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For dedicated partygoers, St. Patrick's Day started before dawn on Tuesday as some Metro Detroit bars opened their doors early.

Around two dozen people gathered outside Old Shillelagh in Detroit before the bar opened at 7 a.m. Once inside, early bird partyers were treated to drinks, live music and breakfast.

"You don't get to hear the traditional Irish music at a lot of the local bars," Farmington resident Amy Bolda said.

Bolda, 38, said she was at the bar with her friend, who knows the singer of Black Mist, the band performing early Tuesday.

"It's not just about the drinking," she said. "It's about getting to know the tradition and people's heritage."

Old Shillelagh manager Angela Williams, whose cousin is the owner, said they've been opening at 7 a.m. on St. Patrick's Day since her grandfather opened the bar in 1975.

The bar also is hosting its 24th annual tent party Tuesday after festivities started Saturday.

"We're the ones that coined 'St. Practice Day,'" said Williams of the Saturday event. "I swear we should have trademarked that."

Cousins Cary Sherrill of Harrison Township and Jeff Morris of Troy said they have been celebrating St. Patrick's Day at Old Shillelagh for about five years.

Sherrill, who currently works in Kansas City, said there was "no chance" he would let distance prevent the tradition from continuing.

"I took a week off work and took a special flight out here," he said.

Both men said they look forward to more than just festive drinks on Tuesday.

"It's the music and the pounding on tables," Sherrill said. "We'll be out as long as we can handle it."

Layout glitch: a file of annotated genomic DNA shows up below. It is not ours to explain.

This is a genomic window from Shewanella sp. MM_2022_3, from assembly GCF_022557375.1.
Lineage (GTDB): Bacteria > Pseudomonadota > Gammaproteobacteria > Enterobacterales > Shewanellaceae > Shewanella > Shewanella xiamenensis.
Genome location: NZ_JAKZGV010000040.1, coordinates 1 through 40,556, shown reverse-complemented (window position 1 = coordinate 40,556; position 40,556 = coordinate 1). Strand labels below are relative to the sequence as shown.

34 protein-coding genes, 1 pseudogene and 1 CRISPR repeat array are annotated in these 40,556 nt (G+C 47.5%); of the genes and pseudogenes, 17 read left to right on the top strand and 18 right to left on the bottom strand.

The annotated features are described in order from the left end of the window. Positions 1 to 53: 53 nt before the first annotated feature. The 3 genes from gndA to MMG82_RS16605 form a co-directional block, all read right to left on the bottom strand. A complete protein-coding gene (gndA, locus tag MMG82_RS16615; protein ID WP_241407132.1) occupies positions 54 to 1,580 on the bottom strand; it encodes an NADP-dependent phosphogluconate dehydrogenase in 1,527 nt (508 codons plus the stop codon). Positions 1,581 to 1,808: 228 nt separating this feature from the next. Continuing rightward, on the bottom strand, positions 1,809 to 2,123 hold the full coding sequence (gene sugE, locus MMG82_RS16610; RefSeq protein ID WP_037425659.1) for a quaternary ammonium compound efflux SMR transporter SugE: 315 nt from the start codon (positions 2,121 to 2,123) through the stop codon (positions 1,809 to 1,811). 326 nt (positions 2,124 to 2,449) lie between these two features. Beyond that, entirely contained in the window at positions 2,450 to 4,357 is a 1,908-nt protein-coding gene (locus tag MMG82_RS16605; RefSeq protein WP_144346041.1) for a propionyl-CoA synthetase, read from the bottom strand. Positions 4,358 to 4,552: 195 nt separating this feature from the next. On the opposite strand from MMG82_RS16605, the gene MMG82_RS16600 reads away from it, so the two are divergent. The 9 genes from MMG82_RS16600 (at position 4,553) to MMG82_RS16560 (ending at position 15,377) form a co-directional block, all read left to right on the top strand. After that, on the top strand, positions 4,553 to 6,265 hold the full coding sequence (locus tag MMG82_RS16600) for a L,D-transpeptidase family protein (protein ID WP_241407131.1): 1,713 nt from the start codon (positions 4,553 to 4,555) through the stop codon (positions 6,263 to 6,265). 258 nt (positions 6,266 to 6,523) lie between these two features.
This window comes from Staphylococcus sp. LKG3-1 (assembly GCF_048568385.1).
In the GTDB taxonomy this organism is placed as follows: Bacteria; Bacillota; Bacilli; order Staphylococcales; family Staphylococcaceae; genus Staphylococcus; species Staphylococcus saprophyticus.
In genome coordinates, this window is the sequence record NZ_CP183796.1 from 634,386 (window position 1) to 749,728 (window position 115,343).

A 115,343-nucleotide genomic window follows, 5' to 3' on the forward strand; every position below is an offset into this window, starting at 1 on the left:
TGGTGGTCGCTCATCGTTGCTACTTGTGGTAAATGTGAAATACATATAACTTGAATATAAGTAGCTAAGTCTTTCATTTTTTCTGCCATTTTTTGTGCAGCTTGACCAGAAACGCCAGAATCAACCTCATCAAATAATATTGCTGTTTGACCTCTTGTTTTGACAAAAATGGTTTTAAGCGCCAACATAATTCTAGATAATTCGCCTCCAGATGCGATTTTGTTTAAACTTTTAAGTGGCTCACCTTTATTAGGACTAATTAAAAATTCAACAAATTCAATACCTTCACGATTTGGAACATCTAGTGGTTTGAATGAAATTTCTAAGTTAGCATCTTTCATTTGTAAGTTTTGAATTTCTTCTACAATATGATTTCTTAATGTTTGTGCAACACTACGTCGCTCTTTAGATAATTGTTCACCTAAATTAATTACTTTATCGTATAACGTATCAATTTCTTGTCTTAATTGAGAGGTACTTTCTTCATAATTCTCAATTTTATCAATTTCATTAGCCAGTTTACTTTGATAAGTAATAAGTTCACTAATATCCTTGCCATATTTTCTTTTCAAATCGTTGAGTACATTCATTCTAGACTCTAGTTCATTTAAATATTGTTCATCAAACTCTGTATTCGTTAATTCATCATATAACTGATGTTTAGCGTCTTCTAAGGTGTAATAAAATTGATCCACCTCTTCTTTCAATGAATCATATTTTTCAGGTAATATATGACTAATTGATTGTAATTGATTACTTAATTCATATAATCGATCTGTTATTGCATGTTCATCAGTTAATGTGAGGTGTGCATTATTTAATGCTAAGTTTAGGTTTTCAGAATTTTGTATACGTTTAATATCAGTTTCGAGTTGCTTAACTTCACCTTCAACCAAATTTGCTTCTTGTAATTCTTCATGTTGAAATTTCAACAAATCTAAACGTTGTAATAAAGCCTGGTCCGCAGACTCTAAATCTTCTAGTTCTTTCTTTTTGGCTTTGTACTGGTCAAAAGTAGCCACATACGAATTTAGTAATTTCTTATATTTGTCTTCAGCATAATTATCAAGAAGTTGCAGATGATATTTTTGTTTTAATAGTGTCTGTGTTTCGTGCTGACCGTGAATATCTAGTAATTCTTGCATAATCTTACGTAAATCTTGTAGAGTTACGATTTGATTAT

O'Mara's Restaurant in Berkley opened at 8 a.m. Tuesday for breakfast, where a small crowd gathered before the big rush that was expected later in the day, said manager Lewis Sawyer.

"We do something kind of unique here," said Sawyer, who was sporting short green hair on Tuesday. "We have four bands and it's presold."

The bands will play sets from 11 a.m. to 11:30 p.m., with tickets sold separately for each show, Sawyer said.

"We empty the room after each show and fill it with new people," Sawyer said.

O'Mara's has been open 21 years and has been celebrating St. Patrick's Day with ticketed shows for about 10 years, Sawyer said.

The tickets go on sale in early February and typically sell out by the weekend before the holiday.

"Some people have said this is the most civilized St. Patrick's Day," he said. "You're not standing around in a tent somewhere with college kids throwing up on your shoes."

In Detroit's Corktown, the celebration was relatively mellow compared to Sunday's bash during the St. Patrick's Parade down Michigan.

There were pockets of activity, though, mainly at the Gaelic League of Detroit, McShane's Irish Pub & Whiskey Bar, O'Blivions Corktown Cafe and Nemo's Bar, where there was a bit of a line out the door to get in. Some stragglers in green made it as far down the strip as PJ's Lager House and elsewhere in the historic neighborhood.

Jessica Stano came from Windsor with friends to bar-hop in the area.

"Compared to Canada it's very packed, it's a better vibe here," said the Canadian, who was decked out with green beads and green shamrock stickers on her face.

Inside the Gaelic League, folks of all ages enjoyed live music from Larry Larson and Terry Murphy, two acoustic musicians who regularly perform at the League separately, but play a set together each St. Patrick's Day.

Pat Dowe of Midland was wearing a kilt and drinking a Guinness as he watched the pair perform.

"We went to the Lager House, we were in Westland ... I'm just drinking and having fun with family," he said, adding that he thinks the crowds are smaller than in years past because St. Patrick's Day fell on a Tuesday this year. "It's slow; it's usually really packed."

Watching the revelers was Julie Fries from Beverly Hills. She said she starts out her St. Patrick's Day the same way each year.

"It's my tradition to go to Mass at Most Holy Trinity," she said. "And now I'm here at the Gaelic League, and later I'm going to go home and watch (Irish singer) Daniel O'Donnell."

Melody Baetens contributed.

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